Remember that you have to impress is not modest, but the right person. Therefore, even if this issue and will not be given, to find a way to talk about their achievements in answering other questions.

What you do not like about your previous job?

The answer to this question must be well coordinated with your answer to the question about the reasons for departure from previous work. If you’ve spoken favorably of the former organization, here you do not have to retreat from their opinions. But that does not seem disingenuous (does not happen, so that all enjoyed!), You can make some critical remarks. But the criticism should be objective, constructive and sensitive.

After you questioning is complete, it is your turn to question the interviewer, look over our list of questions to ask during an interview, and be sure you are prepared for follow up questions.


8 Questions to Ask during an Interview

questions to ask during an interviewInterviewing for a new job can be quite intimidating. Often times, we worry about the kinds of questions the potential employer will ask and how we’ll answer them. However, while you’re preparing your responses, it’s important that you also think about what questions to ask during an interview.

Towards the end of the meeting, the interviewer will typically give you a chance to ask some questions of your own. This will provide you the opportunity to find out if the company will be a good fit for you. Here are some appropriate questions to ask, and why you should be asking them.

8 Questions to Ask in an Interview

What did the person that previously held this position go on to do?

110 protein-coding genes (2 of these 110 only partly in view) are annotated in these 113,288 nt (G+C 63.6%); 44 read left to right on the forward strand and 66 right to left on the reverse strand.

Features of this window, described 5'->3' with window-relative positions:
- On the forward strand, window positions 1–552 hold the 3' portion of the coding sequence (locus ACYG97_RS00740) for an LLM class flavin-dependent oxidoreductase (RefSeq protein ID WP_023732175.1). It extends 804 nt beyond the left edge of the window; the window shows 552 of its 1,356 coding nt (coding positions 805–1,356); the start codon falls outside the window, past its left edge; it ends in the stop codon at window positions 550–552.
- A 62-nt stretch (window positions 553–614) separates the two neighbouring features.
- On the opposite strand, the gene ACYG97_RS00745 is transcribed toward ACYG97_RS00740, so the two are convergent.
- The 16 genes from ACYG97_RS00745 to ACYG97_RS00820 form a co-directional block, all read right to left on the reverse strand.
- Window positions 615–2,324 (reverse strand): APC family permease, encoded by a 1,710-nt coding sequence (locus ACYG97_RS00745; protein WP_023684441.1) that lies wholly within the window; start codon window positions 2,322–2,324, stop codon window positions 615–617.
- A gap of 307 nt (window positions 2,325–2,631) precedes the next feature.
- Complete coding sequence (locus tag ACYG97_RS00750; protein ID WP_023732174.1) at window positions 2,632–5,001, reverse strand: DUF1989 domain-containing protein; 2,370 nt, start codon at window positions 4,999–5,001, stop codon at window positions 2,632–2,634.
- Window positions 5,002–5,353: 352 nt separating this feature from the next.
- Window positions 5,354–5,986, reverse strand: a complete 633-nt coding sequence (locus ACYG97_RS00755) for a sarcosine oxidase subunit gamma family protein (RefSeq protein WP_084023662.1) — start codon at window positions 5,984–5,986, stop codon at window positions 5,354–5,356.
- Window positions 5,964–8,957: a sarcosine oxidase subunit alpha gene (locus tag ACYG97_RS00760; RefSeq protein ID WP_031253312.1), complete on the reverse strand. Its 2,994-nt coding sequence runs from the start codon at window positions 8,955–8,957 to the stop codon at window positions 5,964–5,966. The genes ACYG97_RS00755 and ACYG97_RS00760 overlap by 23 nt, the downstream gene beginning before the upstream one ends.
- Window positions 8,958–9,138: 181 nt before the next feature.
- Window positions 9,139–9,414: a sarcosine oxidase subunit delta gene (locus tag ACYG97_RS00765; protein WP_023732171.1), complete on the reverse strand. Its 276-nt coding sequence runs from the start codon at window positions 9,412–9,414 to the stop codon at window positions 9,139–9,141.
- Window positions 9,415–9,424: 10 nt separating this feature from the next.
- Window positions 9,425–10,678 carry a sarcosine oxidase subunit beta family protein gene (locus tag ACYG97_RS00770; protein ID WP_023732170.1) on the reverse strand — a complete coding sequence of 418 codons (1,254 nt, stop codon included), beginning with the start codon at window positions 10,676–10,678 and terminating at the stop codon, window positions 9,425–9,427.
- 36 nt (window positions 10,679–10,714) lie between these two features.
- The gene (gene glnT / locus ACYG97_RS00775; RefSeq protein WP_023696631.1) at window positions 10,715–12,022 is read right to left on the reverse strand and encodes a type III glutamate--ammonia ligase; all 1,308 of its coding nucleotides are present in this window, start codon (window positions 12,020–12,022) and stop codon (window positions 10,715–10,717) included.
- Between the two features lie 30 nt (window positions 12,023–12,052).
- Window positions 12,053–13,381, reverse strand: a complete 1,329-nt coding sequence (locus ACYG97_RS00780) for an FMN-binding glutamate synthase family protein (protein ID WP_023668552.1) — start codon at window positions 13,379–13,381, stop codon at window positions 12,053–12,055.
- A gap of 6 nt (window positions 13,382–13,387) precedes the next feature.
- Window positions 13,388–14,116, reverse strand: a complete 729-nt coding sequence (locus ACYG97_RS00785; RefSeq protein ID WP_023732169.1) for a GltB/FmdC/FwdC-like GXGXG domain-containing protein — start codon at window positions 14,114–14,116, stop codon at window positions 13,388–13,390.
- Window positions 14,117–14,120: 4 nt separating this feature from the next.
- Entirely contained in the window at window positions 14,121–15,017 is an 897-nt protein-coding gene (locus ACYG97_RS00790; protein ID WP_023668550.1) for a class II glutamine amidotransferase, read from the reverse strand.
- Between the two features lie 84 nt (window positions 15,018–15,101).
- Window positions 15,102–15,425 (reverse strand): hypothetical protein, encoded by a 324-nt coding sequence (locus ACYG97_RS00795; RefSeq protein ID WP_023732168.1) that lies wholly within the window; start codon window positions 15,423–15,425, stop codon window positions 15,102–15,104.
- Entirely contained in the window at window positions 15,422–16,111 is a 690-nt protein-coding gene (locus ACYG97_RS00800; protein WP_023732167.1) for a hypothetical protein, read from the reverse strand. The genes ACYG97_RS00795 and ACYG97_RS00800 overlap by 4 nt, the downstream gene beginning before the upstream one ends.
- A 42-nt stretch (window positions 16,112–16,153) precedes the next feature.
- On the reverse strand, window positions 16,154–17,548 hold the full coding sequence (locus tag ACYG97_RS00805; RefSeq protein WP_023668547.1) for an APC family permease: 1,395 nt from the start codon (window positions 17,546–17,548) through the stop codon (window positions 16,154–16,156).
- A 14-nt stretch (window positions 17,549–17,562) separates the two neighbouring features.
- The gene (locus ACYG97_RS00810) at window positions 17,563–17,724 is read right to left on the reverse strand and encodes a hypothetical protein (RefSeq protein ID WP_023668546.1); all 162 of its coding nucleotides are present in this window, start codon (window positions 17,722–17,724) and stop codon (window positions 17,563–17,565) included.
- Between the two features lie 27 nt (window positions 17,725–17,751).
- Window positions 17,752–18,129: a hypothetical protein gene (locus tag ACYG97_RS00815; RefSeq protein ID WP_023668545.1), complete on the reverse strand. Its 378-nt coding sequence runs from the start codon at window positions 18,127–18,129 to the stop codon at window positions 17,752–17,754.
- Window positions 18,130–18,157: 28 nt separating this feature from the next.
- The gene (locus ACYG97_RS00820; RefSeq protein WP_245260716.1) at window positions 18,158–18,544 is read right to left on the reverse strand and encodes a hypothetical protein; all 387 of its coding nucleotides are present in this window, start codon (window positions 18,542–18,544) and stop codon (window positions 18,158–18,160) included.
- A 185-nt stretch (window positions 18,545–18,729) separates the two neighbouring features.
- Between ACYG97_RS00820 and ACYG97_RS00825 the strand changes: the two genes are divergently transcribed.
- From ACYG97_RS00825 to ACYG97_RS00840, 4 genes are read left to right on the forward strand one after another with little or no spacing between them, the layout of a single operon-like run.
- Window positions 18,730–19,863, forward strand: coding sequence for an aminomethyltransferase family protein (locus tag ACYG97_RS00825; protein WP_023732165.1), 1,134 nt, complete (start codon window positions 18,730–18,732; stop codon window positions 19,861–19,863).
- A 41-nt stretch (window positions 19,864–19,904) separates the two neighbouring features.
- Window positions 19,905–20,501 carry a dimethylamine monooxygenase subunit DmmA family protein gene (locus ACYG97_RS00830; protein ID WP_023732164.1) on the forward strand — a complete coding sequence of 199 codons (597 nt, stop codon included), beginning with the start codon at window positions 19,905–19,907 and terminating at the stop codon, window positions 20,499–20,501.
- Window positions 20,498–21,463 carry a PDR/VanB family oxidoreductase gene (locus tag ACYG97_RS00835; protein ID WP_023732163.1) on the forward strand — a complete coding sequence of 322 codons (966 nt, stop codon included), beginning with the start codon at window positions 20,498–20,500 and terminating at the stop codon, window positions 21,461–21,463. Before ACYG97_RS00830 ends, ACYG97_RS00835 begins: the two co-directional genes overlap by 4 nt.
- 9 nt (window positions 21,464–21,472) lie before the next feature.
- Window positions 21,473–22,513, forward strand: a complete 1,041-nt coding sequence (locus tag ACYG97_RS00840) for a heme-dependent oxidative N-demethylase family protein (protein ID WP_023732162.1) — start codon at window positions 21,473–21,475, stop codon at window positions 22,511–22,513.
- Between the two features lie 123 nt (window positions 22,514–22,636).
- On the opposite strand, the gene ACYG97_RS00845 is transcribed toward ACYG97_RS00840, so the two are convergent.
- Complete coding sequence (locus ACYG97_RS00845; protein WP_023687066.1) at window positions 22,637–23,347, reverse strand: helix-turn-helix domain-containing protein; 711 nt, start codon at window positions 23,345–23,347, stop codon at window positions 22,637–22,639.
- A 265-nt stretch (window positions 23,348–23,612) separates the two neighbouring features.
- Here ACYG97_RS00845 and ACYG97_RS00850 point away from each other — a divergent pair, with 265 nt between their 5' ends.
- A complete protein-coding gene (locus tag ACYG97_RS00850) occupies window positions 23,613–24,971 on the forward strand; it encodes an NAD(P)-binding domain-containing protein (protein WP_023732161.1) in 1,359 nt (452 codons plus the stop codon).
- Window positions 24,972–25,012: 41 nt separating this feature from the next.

Purpose: You want to find out if there were any problems associated with the position. Was the previous employee promoted, fired, or did they leave the company on their own?

Is there room for growth in this department?

Purpose: It’s good to have an idea what the prospects are in the department. If there is not much room for growth, the company may not be a good fit for you.

What responsibilities does this position entail?

Purpose: You want to have a clear understanding of exactly what the position requires.

Are there any skills this department is lacking in, but would like to find in a new hire?

Purpose: If the department is in need of a certain skill, it would be beneficial for you to know what it is. This can give a little insight into how the department runs. If the skill is something you already have, you can use that to your advantage. Otherwise, you can take the initiative to gain that skill should you be offered the position.

What are the greatest challenges to be expected in the first few months of this position?

Purpose: You want to know exactly what you’re getting into. This will allow you to prepare yourself for what lies ahead. If the challenges are something you’re unsure you can handle, you can choose to walk away before even being hired.

What is the structure of this department?

Purpose: You want to have a better understanding of how the department is run. What is the culture like? Who answers to whom?

What do you enjoy about working at this company?

Purpose: By asking this question, your interviewer will be prompted to give a more personal response. You’ll find out some of the benefits to working at the company. There’s no better person to ask than your interviewer! If he or she is hard pressed to answer, this could be an indication that it’s not an enjoyable work environment.

What’s the next step in the interviewing process?

Purpose: This question acts as a closer to the interview, but also gives you information on what to expect after you leave.